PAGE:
Why You Need Gender Inclusiveness in Your Workplace Communications

Erika Heald

Companies are increasingly investing in diversity and inclusion programs, racing to overhaul decades of systemic inequalities and recruit and retain top talent, regardless of background. One component of a company’s culture may be overlooked in this process, though, and it’s one that impacts an employee’s entire lifecycle at your company: gender-biased language.

Unless your company strives to be a bro-centric culture with male-focused everything, there are many simple changes you can make in your company language to enable a more inclusive environment.

What is Gender-Neutral Language, And Why Does It Matter?

Gendered language is anything that unnecessarily differentiates between women and men. What do you picture when you read these words or phrases: mankind, businessman and manpower, and “hey guys, we need to man up.”

Most people picture men when hearing the above words, and over time this has developed an unconscious bias that someone who portrays masculine qualities is the right fit for certain roles or that men carry some intrinsic value.

As a business communicator, company leader, or respectful colleague, it’s crucial to communicate clearly and effectively, and that includes being conscious of the impact of every word you choose. There are an array of gender identities in this world, and when society chooses to perpetuate gender-biased language, it continues to shape a world where men are the focus.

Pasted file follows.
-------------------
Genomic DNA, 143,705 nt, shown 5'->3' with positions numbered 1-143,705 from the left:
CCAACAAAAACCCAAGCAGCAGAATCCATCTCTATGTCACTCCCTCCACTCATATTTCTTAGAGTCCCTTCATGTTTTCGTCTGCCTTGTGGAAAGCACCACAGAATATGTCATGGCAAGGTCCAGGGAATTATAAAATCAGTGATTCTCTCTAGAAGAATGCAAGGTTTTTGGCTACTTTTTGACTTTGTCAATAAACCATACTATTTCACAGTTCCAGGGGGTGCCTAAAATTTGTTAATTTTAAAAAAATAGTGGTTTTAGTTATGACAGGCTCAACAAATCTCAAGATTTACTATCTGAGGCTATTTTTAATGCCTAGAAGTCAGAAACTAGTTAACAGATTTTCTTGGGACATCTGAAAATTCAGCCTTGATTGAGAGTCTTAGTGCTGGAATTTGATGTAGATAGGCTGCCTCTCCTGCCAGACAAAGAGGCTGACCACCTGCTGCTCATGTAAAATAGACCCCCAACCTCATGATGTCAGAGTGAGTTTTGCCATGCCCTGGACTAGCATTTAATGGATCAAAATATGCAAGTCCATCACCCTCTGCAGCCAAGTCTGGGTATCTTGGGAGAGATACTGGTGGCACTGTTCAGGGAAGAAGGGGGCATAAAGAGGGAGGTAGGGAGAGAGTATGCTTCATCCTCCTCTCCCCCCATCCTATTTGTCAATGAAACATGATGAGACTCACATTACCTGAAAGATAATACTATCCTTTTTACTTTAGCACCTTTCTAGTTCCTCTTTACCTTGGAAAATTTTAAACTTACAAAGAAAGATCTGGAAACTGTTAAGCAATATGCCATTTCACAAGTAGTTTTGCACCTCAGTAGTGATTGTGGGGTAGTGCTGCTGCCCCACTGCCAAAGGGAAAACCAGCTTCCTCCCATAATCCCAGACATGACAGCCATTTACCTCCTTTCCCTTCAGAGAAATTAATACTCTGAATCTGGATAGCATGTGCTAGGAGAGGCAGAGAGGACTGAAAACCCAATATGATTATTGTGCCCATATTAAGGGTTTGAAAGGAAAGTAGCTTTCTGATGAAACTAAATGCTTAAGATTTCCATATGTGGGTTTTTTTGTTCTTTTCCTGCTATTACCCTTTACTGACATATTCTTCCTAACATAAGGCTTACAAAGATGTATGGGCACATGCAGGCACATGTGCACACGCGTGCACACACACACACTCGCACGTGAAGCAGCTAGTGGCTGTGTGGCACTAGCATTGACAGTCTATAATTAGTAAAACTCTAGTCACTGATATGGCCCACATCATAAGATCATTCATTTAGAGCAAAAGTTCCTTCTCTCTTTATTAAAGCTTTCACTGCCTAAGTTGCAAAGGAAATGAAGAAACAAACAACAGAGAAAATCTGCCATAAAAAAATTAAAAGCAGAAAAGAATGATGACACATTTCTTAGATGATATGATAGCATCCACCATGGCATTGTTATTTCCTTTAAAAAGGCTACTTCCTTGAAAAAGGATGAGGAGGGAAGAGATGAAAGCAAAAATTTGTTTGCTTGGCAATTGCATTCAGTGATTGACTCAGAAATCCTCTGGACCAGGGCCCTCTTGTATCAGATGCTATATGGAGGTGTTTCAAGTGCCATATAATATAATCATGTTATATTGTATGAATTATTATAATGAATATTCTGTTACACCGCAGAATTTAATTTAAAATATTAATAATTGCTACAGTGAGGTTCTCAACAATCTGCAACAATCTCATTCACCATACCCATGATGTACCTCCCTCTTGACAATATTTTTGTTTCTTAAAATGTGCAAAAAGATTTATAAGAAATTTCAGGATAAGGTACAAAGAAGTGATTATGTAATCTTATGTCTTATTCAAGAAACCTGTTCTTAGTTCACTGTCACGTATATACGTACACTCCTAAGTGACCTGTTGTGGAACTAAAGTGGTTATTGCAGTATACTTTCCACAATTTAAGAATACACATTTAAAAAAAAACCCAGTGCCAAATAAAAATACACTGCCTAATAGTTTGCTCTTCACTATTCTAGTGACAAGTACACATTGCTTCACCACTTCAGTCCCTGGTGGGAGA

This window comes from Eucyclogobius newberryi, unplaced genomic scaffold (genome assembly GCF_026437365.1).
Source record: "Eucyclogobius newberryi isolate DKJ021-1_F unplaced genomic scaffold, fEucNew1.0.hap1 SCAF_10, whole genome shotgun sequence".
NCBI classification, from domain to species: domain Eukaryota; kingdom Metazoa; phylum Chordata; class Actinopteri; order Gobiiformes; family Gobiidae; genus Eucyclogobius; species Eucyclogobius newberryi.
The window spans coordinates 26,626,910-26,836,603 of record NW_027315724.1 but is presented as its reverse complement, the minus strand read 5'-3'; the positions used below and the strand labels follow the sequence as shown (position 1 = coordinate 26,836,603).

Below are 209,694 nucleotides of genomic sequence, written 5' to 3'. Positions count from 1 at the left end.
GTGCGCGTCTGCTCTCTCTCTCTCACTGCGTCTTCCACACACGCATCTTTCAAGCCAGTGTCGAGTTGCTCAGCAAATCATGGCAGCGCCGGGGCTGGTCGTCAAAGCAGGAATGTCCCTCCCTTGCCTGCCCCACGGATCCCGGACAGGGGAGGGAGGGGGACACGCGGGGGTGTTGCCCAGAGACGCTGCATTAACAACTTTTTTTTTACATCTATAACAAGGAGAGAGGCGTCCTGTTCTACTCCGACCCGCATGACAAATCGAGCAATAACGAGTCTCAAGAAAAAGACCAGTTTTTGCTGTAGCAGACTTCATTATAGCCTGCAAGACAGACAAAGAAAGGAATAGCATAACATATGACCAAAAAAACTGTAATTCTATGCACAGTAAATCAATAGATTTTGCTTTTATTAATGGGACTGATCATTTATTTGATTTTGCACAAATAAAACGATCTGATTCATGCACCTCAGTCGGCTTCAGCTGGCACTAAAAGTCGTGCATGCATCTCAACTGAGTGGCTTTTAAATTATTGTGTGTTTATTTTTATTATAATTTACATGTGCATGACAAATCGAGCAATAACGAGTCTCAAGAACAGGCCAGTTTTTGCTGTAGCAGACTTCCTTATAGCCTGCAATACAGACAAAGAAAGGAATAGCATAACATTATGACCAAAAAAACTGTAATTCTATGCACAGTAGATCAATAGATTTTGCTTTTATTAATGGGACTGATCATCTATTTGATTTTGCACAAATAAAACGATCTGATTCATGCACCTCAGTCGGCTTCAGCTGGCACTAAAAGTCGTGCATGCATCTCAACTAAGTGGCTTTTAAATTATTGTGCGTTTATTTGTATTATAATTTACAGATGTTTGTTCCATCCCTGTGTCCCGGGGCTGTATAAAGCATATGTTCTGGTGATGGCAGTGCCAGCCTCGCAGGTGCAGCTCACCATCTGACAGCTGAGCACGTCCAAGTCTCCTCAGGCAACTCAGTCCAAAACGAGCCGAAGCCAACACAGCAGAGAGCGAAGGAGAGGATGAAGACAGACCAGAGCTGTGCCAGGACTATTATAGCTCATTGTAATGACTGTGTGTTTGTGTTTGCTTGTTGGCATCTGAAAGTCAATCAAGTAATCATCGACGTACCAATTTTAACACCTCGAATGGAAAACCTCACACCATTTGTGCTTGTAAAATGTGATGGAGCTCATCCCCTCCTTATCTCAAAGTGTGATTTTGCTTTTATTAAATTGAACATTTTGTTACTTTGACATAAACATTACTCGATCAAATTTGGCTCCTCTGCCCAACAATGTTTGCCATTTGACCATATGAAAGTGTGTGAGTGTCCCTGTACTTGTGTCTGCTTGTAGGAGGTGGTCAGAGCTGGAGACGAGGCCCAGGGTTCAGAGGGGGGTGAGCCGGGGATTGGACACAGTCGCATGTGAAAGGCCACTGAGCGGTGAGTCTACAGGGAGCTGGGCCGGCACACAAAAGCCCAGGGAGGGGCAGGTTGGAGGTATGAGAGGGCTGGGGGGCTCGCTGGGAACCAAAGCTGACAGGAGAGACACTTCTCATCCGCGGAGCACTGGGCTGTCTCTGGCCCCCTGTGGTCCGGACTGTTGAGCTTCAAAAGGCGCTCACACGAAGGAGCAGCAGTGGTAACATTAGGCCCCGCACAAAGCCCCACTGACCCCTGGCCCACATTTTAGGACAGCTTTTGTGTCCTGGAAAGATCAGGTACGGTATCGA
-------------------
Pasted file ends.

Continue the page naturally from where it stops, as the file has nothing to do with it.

Studies have even shown that gendered language is correlated with a negative impact on a society’s overall gender equality, and any conscious efforts to stop this help reshape society.

A Gender-Neutral Language Cheat Sheet

The first step to adopting a more inclusive language set is knowing what terms may carry a different weight than intended. This cheat sheet identifies words or phrases you should swap out for more inclusive alternates.

The most basic of these is switching gendered pronouns like “he” and “she” for the singular “they.” This is often met with eye-rolls, but Merriam-Webster has deemed the singular “they” as preferable, and the organization has been around since 1828. If it can change, so can you.

This chart is not exhaustive, and your team should keep a living document to add to as more problematic terms arise, but this is a solid foundation to kickstart your awareness:

Gender-Neutral Language Cheat Sheet

Instead of Using This Use This
businessman/businesswoman business person, business professional
chairman/chairwoman chair, chairperson
“don’t get your panties in a bunch.” “You sound like you may be stressed or feeling overwhelmed; is there anything I can do to help?”
fireman/firewoman firefighter
he/she, him/her, his/hers they, them, their
“hey guys”/“how are you guys doing?” Unless it’s a group of just men, say “hey everyone” or “how are you all doing?”
mailman/mailwoman mail carrier
“man up”/“are you man enough?” “Are you up for the challenge?”
mankind humankind, humanity
manning staffing
manpower team, workforce
Mr./Ms./Mrs./Miss Don’t use them. If you do, default to Mr. or Ms. if you are positive of someone’s desired pronoun.
“nut up or shut up” “We’ll need all hands on deck for this, do you think you can support?”
policeman/policewoman police officer
“put on your big boy/girl pants” “Let’s work through this together”
“right man for the job” “right person for the job”
salesman salesperson
steward/stewardess flight attendant
waiter/waitress server

Areas to Assess for Inclusivity

Once you become aware of the problematic words and phrases, it’s time to do a scrub of your company’s communications. There are a few key areas to assess to ensure inclusivity: